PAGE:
In today's Wall Street Journal, the super-smart Heather Wilhelm contributes a well-written, interesting article on Ayn Rand's utility to the pro-market cause—and totally misses the point:
Rand held some insight on the nature of markets and has sold scads of books, but when it comes to shaping today's mainstream assumptions, she is a terrible marketer: elitist, cold and laser-focused on the supermen and superwomen of the world….
"Rand has this extremist, intolerant, dogmatic antigovernment stance," says Brink Lindsey of the libertarian Cato Institute, "and it pushes free-market supporters toward a purist, radical vision that undermines their capacity to get anything done." The Rev. Robert Sirico, head of the free-market Acton Institute, agrees. "If you want to offend, Rand accomplishes that. But if you want to convert—well, for instance, who could imagine Rand debating a health-care bill? I wouldn't want to take an order from her in a restaurant, let alone negotiate a political point."
True enough. But to argue against Rand on the grounds of her absolutism and irascibility misses a crucial fact: Political views are formed early and tough to change once settled. Simplicity and radicalism lose their appeal as people age—a fact amply demonstrated by the venerable Leonard Liggio: "She used strong, confrontational language, forcing people to react. Maybe that's not the best way to educate people."—but at the moment when most folks are settling into a political philosophy, their minds are well disposed toward Rand's ovaries-to-the-wall rhetorical style.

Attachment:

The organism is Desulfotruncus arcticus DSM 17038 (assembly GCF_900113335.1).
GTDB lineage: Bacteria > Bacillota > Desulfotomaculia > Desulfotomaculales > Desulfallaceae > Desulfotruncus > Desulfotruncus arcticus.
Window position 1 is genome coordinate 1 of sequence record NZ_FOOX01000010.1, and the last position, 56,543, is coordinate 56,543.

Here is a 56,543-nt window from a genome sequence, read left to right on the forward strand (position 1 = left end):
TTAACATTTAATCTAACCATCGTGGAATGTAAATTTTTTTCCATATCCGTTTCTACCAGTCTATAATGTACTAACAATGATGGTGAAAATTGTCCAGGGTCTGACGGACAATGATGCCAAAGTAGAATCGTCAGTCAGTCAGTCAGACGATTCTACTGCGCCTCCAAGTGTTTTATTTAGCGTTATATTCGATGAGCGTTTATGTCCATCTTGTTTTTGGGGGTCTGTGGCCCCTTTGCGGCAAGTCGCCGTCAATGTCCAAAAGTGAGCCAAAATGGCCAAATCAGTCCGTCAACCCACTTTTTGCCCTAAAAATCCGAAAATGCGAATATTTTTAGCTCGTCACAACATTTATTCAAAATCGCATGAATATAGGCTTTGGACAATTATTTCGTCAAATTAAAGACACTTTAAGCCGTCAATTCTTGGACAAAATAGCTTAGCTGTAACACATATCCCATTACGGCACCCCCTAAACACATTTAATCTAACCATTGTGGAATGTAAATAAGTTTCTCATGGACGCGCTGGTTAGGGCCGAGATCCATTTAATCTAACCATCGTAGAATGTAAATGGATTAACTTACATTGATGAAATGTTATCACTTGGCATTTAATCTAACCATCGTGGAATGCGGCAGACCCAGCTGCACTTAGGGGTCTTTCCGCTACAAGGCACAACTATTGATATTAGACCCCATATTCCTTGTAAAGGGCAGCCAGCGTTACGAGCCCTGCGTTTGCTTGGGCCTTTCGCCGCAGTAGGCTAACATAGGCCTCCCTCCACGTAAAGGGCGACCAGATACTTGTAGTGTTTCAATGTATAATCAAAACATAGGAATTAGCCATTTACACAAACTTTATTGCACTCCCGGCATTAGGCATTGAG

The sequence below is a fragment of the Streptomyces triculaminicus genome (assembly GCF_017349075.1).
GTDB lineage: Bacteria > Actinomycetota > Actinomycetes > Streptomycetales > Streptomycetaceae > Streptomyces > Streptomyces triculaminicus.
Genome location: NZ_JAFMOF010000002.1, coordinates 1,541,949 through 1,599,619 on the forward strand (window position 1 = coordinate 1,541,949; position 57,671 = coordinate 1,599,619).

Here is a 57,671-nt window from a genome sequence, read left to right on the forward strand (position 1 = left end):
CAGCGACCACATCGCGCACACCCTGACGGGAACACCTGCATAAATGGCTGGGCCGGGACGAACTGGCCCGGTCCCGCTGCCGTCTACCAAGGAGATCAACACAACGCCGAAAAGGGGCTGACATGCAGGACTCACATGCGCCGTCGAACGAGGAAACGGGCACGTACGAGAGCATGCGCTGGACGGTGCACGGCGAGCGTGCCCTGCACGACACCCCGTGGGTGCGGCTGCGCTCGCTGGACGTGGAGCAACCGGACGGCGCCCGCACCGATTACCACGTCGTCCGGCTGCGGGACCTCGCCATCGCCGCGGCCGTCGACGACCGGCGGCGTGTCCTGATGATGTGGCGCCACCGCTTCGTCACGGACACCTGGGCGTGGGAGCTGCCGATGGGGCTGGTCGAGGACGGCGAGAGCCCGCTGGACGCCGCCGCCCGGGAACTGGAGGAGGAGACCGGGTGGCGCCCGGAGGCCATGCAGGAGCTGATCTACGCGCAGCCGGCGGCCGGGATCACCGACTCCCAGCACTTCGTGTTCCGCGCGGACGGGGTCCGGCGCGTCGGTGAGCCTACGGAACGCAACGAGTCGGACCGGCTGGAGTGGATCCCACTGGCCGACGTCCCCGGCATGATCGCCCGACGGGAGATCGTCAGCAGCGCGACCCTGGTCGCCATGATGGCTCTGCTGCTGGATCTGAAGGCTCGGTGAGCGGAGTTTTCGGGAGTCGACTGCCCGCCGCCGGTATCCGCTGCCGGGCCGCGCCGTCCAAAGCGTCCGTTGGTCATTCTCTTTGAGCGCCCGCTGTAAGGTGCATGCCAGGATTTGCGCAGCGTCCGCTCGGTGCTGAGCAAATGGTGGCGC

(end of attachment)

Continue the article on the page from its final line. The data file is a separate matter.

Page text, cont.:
The proof is in pudding here: Scratch a libertarian and your odds of finding a teenage Rand reader are astronomically high. By and large, Rand is not the right person to win the hearts and minds of fully formed adults or to help with coalition building, but she's the best recruiting tool libertarians have at the moment, whether we like it or not.
As for the horror of trying to take Ayn Rand's Chinese food order, her one-time intellectual heir Nathaniel Branden said it best, in Reason's pages in 1978:
"The luckiest beneficiaries of [Ayn Rand's] work are the people who read her and never see her, never meet her, never have any reason to deal with her in person. Then they get the best of what she was."